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Dr. B.
Dr. B., Cat Veterinarian
Category: Cat Veterinary
Satisfied Customers: 20547
Experience:  Small animal veterinarian with a special interest in cats, happy to discuss any questions you have.
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My 16 year old tabby has not been able two keep food down for

Customer Question

My 16 year old tabby has not been able two keep food down for 2 days. Yesterday she vomited a lot of whole pieces of undigested food. Today she is having whitish/clear liquid vomit. She just tried to eat a little and almost immediately heaved it up. She has had a large growth on her hip for a couple months now and has lost weight. Does it sound like she is near the end of her life?
Submitted: 1 year ago.
Category: Cat Veterinary
Expert:  Dr. B. replied 1 year ago.
Hello & welcome, I am Dr. B, a licensed veterinarian and I would like to help you with today. I do apologize that your question was not answered before. Different experts come online at various times; I just came online, read about your wee one’s situation, and wanted to help.Again I do apologize that my colleagues could not aid you sooner, but can you tell me: Can she keep water down?Are her gums pink or pale/white? Moist or sticky?If you press on her belly,does she have any discomfort, tenderness, or tensing?Could she have eaten something she should not have (ie bones, string, plants, chemicals, etc)?Has she had any diarrhea?
Customer: replied 1 year ago.
No to all questions but she does seem to be keeping water down. Today she did eat a little without vomiting.
Expert:  Dr. B. replied 1 year ago.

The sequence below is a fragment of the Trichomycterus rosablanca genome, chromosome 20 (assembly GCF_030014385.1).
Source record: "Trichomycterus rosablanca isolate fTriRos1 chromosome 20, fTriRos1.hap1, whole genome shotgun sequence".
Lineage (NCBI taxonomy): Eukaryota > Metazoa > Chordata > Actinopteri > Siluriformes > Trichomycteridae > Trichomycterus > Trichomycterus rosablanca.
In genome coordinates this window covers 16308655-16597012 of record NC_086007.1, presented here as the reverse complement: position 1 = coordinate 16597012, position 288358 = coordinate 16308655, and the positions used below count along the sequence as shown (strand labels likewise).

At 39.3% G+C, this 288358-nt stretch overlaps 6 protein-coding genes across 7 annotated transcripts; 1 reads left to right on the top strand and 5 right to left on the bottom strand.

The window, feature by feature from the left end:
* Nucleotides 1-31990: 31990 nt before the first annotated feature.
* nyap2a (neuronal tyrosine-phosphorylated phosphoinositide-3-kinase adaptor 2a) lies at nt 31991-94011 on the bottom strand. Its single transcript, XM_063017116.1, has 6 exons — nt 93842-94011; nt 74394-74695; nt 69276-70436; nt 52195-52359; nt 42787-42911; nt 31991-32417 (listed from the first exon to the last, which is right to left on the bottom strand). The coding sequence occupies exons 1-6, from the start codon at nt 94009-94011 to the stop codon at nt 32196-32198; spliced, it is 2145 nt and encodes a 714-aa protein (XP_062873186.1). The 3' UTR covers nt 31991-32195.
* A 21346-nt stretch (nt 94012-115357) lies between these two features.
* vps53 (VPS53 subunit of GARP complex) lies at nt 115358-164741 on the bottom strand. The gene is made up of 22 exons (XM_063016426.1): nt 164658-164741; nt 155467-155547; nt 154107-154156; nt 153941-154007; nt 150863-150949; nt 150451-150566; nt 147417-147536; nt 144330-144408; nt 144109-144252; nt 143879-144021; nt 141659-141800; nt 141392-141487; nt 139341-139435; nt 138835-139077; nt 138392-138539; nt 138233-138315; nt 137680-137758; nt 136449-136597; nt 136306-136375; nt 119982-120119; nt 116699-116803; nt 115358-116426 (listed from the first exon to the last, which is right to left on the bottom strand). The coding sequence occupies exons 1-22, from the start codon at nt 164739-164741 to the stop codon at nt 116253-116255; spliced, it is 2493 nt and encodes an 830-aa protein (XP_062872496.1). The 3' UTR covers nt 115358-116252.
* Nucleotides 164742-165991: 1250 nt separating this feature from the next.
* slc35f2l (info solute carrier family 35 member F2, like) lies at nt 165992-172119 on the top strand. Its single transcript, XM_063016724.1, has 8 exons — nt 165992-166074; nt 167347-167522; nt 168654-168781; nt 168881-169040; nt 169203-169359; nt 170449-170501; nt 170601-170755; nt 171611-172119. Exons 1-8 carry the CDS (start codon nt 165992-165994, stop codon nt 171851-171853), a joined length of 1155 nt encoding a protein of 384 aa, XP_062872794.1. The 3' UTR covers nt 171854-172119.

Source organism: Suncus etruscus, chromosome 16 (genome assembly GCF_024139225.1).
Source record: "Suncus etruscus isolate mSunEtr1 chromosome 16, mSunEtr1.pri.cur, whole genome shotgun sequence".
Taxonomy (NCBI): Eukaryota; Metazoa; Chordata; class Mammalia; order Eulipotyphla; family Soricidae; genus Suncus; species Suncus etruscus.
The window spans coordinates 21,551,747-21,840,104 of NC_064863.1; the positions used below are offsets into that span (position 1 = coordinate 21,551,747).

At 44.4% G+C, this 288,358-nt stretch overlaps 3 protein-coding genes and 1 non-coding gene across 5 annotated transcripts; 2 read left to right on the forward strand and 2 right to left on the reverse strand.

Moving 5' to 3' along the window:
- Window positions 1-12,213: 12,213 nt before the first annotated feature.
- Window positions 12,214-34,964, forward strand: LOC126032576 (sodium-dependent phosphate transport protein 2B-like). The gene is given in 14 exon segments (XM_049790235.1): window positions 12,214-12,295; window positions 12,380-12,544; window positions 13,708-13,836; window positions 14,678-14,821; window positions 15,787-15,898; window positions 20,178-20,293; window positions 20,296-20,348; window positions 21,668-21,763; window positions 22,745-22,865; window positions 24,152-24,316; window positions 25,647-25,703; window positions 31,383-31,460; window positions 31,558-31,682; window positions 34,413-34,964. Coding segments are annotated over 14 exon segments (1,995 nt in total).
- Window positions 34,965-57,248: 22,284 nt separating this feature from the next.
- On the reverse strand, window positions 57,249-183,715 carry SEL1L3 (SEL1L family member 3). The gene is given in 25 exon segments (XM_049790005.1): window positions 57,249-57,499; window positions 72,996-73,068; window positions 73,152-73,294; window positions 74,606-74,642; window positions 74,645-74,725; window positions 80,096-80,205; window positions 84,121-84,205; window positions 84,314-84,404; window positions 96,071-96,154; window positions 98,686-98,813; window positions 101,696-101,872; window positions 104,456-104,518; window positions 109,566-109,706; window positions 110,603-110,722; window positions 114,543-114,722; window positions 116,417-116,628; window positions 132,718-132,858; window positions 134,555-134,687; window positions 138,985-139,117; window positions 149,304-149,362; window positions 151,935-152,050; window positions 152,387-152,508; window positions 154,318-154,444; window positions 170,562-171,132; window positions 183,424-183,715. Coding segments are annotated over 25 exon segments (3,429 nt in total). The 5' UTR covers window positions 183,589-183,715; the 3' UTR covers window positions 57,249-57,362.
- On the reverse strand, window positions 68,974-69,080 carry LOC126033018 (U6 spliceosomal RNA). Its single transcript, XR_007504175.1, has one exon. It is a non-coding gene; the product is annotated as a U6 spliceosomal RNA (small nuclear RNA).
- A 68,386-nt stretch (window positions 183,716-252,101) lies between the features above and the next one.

Thank you, ***** ***** glad to hear that she is keeping water down and has had a bit to eat for you. Now I did ask about her gums, but since you didn't mention them I do hope they are pink and moist. Pale gums can be a sign of anemia, where sticky gums would tell us that she is starting to show signs of dehydration. Now in regards ***** ***** situation, her weight loss is a concern and does raise worries of other chronic issues afoot. But her current GI signs, could just be an opportunistic infection or result of dietary indiscretion. So, we want to keep monitoring her for improvement but can start some supportive care to allay her nausea and try to settle her stomach. To start doing so, I would note that you can try her on an antacid. There are a number on the market that are OTC and safe for cats. The ones we use most are: *Pepcid (MoreInfo/Dose @*Zantac (More Info/Dose @* Tagamet (More Info/Dose Here @ Whichever you choose, do give this 20 minutes before food and do check with her vet first if she has any known health issues or is on any medications you didn't mention. Once that is on board, we can try getting her to eat a bit more for us. To do so, you can tempt her with a small volume (a tablespoon worth to start) of a light/easily digestible diet.Examples of this would be boiled chicken, boiled white fish, scrambled eggs(made with water and not milk), meat baby food (do avoid the ones with garlic powder in the ingredients) or there are also veterinary prescription diets that can be used in cases of gastroenteritis (ie Hill’s I/D or Royal Canin’s sensitivity). Now if she can keep the small amount, she can have a bit more after 30 minutes.And as she keeps it down, she can have a bit more and so on. The aim of these light diets are that they are easy on the compromised GI and tend to be better tolerated. As well, do keep an eye on her water intake as vomiting can quickly dehydrate a cat (and dehydration will make them feel worse and complicate their situation). Now if she is drinking and can keep water down,this is a good sign (since kitties who cannot even keep water down often need to be treated by injectable anti-vomiting medication from their vets to settle). If you are concerned that she is becoming dehydrated, then do check her hydration status now. To check this, there are a few things we can test at home. One is whether the eyes appear sunken, if the gums are tacky instead of wet/moist, and whether she has a "skin tent" when you lift the skin. To see how to check these parameters for dehydration, you can find a video on this HERE.( They use a big dog but it makes it easier to see and the principles are exactly the same. If you are seeing any signs of dehydration already, then that would be a red flag to have her seen urgently by the vet before this gets any further out of control. Otherwise, if she is not dehydrated, you can try an encourage her to drink but offering fresh water or even low-sodium chicken broth. But since she is vomiting, syringe feeding of fluids is contraindicated since we don't want to cause further vomiting. Overall, in regards ***** ***** question, this does not necessarily sound like the end for your lass. So, we can try to soothe her stomach and get her eating better for us. If she doesn't settle or that weight loss continues, then we'd want to consider a check up with your local vet +/- a blood test. They can check that she has no organs issues, rule out metabolic diseases, and treat any infection present. As well, they can use injectable anti-vomiting and appetite stimulating medication to settle her stomach and get her back to eating properly for us.I hope this information is helpful.If you need any additional information, do not hesitate to ask!All the best, ***** you have any other questions, please ask me – I’ll be happy to respond. Please remember to rate my service once you have all the information you need as this is how I am credited for assisting you today.Thank you! : )